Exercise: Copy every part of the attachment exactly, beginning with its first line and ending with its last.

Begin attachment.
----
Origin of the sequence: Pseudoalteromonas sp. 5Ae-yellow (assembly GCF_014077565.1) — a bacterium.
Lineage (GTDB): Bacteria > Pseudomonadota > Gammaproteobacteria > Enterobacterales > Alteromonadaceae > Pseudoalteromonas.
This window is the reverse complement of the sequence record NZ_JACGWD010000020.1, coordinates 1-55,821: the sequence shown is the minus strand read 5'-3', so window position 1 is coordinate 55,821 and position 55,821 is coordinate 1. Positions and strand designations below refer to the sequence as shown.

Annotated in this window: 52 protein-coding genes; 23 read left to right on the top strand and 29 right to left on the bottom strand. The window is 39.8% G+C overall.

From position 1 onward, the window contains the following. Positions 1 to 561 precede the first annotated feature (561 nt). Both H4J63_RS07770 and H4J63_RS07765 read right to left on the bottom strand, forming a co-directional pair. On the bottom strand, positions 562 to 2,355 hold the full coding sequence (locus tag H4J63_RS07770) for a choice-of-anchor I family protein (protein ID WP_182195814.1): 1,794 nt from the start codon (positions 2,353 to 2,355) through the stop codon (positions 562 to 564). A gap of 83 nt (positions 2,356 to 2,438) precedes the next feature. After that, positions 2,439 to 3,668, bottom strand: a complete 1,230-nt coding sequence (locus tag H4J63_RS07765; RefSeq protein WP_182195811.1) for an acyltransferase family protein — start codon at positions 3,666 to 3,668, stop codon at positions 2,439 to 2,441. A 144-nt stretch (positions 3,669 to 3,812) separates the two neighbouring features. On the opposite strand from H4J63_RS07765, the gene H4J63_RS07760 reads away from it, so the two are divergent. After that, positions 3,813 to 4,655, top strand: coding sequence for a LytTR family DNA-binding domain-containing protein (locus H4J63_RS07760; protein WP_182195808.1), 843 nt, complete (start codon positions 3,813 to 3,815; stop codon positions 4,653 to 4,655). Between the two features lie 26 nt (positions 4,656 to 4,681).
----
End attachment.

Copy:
Origin of the sequence: Pseudoalteromonas sp. 5Ae-yellow (assembly GCF_014077565.1) — a bacterium.
Lineage (GTDB): Bacteria > Pseudomonadota > Gammaproteobacteria > Enterobacterales > Alteromonadaceae > Pseudoalteromonas.
This window is the reverse complement of the sequence record NZ_JACGWD010000020.1, coordinates 1-55,821: the sequence shown is the minus strand read 5'-3', so window position 1 is coordinate 55,821 and position 55,821 is coordinate 1. Positions and strand designations below refer to the sequence as shown.

Annotated in this window: 52 protein-coding genes; 23 read left to right on the top strand and 29 right to left on the bottom strand. The window is 39.8% G+C overall.

From position 1 onward, the window contains the following. Positions 1 to 561 precede the first annotated feature (561 nt). Both H4J63_RS07770 and H4J63_RS07765 read right to left on the bottom strand, forming a co-directional pair. On the bottom strand, positions 562 to 2,355 hold the full coding sequence (locus tag H4J63_RS07770) for a choice-of-anchor I family protein (protein ID WP_182195814.1): 1,794 nt from the start codon (positions 2,353 to 2,355) through the stop codon (positions 562 to 564). A gap of 83 nt (positions 2,356 to 2,438) precedes the next feature. After that, positions 2,439 to 3,668, bottom strand: a complete 1,230-nt coding sequence (locus tag H4J63_RS07765; RefSeq protein WP_182195811.1) for an acyltransferase family protein — start codon at positions 3,666 to 3,668, stop codon at positions 2,439 to 2,441. A 144-nt stretch (positions 3,669 to 3,812) separates the two neighbouring features. On the opposite strand from H4J63_RS07765, the gene H4J63_RS07760 reads away from it, so the two are divergent. After that, positions 3,813 to 4,655, top strand: coding sequence for a LytTR family DNA-binding domain-containing protein (locus H4J63_RS07760; protein WP_182195808.1), 843 nt, complete (start codon positions 3,813 to 3,815; stop codon positions 4,653 to 4,655). Between the two features lie 26 nt (positions 4,656 to 4,681).